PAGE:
Maryland will feel the lingering effects later in the week of Tropical Storm Zeta, which is expected to redevelop into a hurricane as it hits the Gulf Coast on Wednesday, according to a National Weather Service meteorologist.
The Baltimore area could see rainfall as early as Wednesday night, with 1 to 3 inches through Friday in most places, including higher levels in some areas, according to the weather service forecast. There is potential for isolated flooding, depending on rainfall levels, the forecast said.
Wind gusts from about 23 to 29 mph are expected, according to the forecast.
“It looks like a wet end to the week for sure,” said Kevin Witt, a meteorologist in the Sterling, Virginia, weather service office.
Slight variations in the storm’s direction could make a big impact on the amount of rain and wind the area gets, Witt said.
Zeta developed into a Category 1 hurricane Monday night as it crossed Mexico’s Yucatan Peninsula but slowed to a tropical storm. The National Hurricane Center projects Zeta to bring a “life-threatening” storm surge along the northern Gulf Coast on Wednesday, with the most flooding between portions of eastern Louisiana and Alabama. Warm waters in the Gulf of Mexico are expected to push the storm back to at or near hurricane strength as it hits the coast.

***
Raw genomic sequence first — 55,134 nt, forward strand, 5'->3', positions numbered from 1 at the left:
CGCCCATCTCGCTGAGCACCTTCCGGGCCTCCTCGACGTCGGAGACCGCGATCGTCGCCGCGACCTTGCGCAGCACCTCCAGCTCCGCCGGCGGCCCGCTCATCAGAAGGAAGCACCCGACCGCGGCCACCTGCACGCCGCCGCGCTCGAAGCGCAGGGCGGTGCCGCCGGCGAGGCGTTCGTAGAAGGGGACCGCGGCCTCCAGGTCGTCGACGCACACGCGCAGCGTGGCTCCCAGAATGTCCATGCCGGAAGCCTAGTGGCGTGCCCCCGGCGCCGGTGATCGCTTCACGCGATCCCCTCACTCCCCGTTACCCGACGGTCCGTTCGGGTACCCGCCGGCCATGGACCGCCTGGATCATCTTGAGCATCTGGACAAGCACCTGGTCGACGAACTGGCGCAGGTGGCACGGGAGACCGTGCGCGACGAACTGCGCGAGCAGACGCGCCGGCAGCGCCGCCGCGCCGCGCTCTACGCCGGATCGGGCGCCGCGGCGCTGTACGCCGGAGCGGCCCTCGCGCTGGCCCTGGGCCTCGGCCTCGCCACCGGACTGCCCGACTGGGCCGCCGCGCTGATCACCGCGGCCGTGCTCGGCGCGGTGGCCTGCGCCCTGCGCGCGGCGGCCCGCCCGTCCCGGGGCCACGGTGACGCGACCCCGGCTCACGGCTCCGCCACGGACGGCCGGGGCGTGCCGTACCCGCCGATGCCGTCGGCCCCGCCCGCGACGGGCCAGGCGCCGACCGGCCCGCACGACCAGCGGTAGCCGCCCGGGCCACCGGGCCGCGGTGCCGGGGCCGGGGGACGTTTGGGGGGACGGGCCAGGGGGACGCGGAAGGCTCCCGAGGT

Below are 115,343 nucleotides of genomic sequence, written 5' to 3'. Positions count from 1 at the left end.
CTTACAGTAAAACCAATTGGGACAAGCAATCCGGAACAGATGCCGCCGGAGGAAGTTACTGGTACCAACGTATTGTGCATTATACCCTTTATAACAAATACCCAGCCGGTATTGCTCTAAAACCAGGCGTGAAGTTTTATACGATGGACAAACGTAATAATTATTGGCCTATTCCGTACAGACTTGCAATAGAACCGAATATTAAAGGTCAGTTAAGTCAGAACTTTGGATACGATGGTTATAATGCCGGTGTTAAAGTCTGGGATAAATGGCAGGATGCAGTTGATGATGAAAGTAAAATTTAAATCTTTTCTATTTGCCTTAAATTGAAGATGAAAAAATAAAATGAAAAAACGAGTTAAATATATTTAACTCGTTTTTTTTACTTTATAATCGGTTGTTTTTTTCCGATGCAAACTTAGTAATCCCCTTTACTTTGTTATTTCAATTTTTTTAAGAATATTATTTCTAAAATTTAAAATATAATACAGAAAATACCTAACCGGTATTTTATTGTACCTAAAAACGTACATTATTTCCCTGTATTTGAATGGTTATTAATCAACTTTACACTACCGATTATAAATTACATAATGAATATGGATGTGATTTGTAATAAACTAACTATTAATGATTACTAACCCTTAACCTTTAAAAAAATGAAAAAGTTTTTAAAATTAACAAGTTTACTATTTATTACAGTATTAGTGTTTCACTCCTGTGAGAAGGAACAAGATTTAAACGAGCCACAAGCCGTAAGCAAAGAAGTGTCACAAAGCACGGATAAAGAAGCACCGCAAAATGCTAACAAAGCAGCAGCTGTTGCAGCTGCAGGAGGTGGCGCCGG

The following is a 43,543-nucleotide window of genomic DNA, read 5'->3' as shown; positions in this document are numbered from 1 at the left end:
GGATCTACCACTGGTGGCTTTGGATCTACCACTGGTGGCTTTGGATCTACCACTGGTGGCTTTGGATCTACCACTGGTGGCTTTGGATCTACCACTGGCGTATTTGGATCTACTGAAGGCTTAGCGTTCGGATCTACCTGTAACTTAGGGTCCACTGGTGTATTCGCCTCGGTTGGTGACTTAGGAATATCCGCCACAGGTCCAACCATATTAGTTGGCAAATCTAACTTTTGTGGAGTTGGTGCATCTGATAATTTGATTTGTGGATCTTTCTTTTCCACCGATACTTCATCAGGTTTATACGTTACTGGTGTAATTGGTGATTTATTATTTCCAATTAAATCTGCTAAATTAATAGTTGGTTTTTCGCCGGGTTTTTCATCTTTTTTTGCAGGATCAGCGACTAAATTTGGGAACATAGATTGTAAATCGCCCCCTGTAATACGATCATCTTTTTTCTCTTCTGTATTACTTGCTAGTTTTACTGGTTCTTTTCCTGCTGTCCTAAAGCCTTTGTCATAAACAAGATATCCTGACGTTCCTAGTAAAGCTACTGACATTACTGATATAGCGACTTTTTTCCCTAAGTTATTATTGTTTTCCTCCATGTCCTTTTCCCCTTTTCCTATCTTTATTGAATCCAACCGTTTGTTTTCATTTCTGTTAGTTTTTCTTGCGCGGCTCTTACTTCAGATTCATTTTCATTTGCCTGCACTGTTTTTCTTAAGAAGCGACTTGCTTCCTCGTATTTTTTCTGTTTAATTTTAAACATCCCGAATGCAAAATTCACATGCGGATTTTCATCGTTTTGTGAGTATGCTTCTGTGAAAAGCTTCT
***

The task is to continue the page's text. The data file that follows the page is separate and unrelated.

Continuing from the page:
The storm is projected to pick up intensity quickly and will probably slow to become a tropical depression near Atlanta within 12 hours after landfall, Witt said.
When the storm’s remnants reach the Baltimore area, rain could begin on-and-off as early as Wednesday night, becoming more steady by Thursday morning, Witt said. Right now, it is too early to tell with confidence where the heaviest rain could come, Witt said.
Factors affecting the rainfall in the area include Zeta’s quick movement and potential weakening, a cold front expected to stall in the area Friday morning, and a low-pressure system.
The winds might not necessarily accompany the rain, Witt said, with the biggest concern for wind gusts Thursday night and throughout Friday.
“It’s not a hurricane-force wind, but enough wind and rain to notice that we did have something go through,” Witt said.